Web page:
Language Selection

English French German Italian Portuguese Spanish

ATI 8.30.3 Display Drivers

Filed under
Reviews

n October 25, 2006 Advanced Micro Devices had announced that it had completed its acquisition of ATI Technologies. This deal is expected to drive new innovations with this processing powerhouse. AMD Fusion in 2008/2009 is one example of what we can expect to see; Fusion is the codename for the x86 processor with a CPU and GPU at the silicon level. Since AMD and ATI had publicly announced their intent to merge this summer there have also been speculations flying around as to how this will change their fglrx display drivers. There have even been reports that AMD is strongly considering opening the source code to the display drivers or at least major portions of the code. The leading issues with their drivers are the low performance when compared to their Windows Catalyst driver, AIGLX support, and simply the drivers being closed-source. At least there are adequate R200/300 open-source drivers available for non-X1000 hardware, which cannot be said for ATI's largest discrete competitor with no comparable open-source 3D drivers. Today ATI is pushing out their first fglrx display driver release since the completion of this acquisition. This is the October 2006 display driver, which is coming on the last day of the month. In this article we have all of the details and performance metrics for the ATI fglrx 8.30.3 display driver.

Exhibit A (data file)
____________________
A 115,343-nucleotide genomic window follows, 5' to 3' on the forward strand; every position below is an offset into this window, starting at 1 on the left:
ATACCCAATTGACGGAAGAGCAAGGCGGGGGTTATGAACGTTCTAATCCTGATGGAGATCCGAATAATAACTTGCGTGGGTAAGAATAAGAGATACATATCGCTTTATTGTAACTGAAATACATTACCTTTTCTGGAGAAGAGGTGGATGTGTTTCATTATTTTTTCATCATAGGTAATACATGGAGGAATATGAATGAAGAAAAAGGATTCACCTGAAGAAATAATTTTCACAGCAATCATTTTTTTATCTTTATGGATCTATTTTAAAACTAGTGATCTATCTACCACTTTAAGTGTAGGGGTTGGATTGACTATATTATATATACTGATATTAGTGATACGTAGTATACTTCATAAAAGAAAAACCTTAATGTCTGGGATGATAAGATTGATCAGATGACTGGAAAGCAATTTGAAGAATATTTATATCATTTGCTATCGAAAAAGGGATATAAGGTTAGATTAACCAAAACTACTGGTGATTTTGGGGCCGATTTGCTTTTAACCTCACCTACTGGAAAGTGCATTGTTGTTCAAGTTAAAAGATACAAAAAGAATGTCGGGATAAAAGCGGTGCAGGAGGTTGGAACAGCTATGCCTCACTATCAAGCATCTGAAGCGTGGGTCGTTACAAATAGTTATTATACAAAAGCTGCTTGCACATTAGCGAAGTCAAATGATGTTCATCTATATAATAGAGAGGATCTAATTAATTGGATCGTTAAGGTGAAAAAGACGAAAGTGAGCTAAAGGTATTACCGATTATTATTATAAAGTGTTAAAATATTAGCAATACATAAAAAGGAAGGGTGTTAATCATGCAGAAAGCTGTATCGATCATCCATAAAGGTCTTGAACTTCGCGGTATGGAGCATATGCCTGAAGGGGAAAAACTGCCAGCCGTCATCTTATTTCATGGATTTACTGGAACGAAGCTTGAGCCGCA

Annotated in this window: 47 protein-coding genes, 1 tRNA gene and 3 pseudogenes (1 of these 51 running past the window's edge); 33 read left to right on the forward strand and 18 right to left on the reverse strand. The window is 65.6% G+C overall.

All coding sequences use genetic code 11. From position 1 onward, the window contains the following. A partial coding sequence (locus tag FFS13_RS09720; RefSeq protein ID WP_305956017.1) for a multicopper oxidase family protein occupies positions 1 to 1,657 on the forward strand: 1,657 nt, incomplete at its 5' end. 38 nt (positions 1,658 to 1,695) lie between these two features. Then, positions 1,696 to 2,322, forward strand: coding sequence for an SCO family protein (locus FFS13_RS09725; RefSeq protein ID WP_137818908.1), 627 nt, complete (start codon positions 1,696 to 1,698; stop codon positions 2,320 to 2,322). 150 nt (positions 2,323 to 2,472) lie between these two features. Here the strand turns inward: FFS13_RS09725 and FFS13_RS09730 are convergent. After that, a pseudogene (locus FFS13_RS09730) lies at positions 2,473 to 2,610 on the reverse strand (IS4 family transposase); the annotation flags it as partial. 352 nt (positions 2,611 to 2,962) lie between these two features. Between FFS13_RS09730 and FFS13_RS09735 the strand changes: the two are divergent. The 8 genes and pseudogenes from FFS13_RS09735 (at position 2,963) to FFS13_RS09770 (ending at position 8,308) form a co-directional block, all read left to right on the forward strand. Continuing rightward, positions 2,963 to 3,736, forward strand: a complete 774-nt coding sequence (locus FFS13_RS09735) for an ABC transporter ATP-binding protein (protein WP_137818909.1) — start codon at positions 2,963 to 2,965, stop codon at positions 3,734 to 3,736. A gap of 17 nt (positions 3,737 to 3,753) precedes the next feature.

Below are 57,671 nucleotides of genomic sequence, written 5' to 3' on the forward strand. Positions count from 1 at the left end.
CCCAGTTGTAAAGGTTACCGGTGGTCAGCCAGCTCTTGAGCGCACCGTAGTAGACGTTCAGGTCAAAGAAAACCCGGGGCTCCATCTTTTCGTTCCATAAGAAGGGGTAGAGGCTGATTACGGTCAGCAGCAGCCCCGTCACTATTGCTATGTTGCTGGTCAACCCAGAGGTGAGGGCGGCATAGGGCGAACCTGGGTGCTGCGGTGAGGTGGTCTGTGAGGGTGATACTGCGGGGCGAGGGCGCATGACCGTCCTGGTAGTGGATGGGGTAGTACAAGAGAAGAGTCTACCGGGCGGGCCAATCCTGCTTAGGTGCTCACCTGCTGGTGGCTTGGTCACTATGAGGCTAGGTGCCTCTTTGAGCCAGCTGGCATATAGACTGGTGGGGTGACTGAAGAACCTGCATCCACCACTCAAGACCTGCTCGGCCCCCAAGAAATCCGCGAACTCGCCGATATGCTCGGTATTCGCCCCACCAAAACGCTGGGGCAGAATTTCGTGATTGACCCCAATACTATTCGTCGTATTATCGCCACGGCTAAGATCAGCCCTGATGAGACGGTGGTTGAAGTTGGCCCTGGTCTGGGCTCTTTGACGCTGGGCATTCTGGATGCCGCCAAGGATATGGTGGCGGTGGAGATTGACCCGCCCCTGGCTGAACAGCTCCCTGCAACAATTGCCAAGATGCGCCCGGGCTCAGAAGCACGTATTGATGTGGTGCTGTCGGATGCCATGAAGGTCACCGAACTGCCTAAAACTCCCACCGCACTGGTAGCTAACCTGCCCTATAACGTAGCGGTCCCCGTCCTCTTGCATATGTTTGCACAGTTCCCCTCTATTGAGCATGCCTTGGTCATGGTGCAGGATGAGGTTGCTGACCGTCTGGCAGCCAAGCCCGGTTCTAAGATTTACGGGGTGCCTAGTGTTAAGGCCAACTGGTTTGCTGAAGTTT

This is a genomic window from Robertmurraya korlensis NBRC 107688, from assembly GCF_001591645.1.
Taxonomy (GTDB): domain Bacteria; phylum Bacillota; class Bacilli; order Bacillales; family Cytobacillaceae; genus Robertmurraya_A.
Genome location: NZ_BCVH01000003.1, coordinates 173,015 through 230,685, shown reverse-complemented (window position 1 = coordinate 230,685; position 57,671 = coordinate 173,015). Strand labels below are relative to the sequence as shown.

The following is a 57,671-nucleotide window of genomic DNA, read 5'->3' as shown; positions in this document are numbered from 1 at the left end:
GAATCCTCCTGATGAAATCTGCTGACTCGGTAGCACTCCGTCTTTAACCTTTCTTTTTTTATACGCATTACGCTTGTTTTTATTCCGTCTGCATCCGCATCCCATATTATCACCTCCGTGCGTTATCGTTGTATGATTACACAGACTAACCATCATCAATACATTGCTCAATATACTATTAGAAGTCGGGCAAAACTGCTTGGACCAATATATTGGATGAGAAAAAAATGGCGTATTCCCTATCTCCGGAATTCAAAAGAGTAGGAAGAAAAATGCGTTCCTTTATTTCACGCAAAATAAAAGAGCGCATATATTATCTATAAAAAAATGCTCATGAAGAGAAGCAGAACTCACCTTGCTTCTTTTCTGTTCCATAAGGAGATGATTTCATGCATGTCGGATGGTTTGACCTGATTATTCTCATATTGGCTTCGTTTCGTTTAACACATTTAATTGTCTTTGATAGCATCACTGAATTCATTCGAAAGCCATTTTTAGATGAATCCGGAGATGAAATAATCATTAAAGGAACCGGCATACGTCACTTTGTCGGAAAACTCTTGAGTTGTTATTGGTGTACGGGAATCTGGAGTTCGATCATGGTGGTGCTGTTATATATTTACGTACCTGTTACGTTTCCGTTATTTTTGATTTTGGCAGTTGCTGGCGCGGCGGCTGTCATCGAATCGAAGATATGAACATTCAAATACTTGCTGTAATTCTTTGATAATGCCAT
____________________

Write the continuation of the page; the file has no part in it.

With last Wednesday's announcement, ATI's website as a result has experienced a radical makeover. It is now, well, very green. With the 8.30.3 display driver release there are not any noticeable changes brought on by AMD at this point. The driver is still labeled ATI at this time -- despite rumors of the elimination of the brand. As to the swirl of speculations as to whether AMD will open-source the drivers, the fglrx 8.30.3 drivers have not seen this. Earlier this month when Joe Brockmeier (of Linux.com) was reporting on the release of Portland 1.0, he had claimed that there is confirmation that ATI is now going in the direction of "opening up its capabilities for video drivers.” Meanwhile our friend Stephen Shankland of CNET News had reported in August that ATI has no plans to make these drivers open-source. At Phoronix we are going to remain mute on the matter until any official public announcements are made, but on the Phoronix Forums there have been many people sharing their thoughts and opinions on the topic.

Getting back on track with our ATI Linux driver examination routine, there are no new features or major advancements with the 8.30.3 release. There are, however, a few resolved issues. Most notably the fglrx 8.30.3 drivers now allow X-Video support when using X.Org 7.1. Unfortunately, the x86_64 issue with X-Video on X.Org 6.9 and newer versions remain.

Full Story.

ATI Downloads.

Release Notes.

More in Tux Machines

today's howtos

  • Steinar H. Gunderson - Speeding up Samba AD

    One Weird Trick(TM) for speeding up a slow Samba Active Directory domain controller is seemingly to leave and rejoin the domain. (If you don't have another domain controller, you'll need to join one in temporarily.) Seemingly, not only can you switch to LMDB (which has two fsyncs instead of eight on commit—which matters a lot, especially on non-SSDs, as the Kerberos authentication path has a blocking write to update account statistics), but you also get to regenerate the database, giving you the advantage of any new indexes since last upgrade.

  • How to Change File Extensions on Linux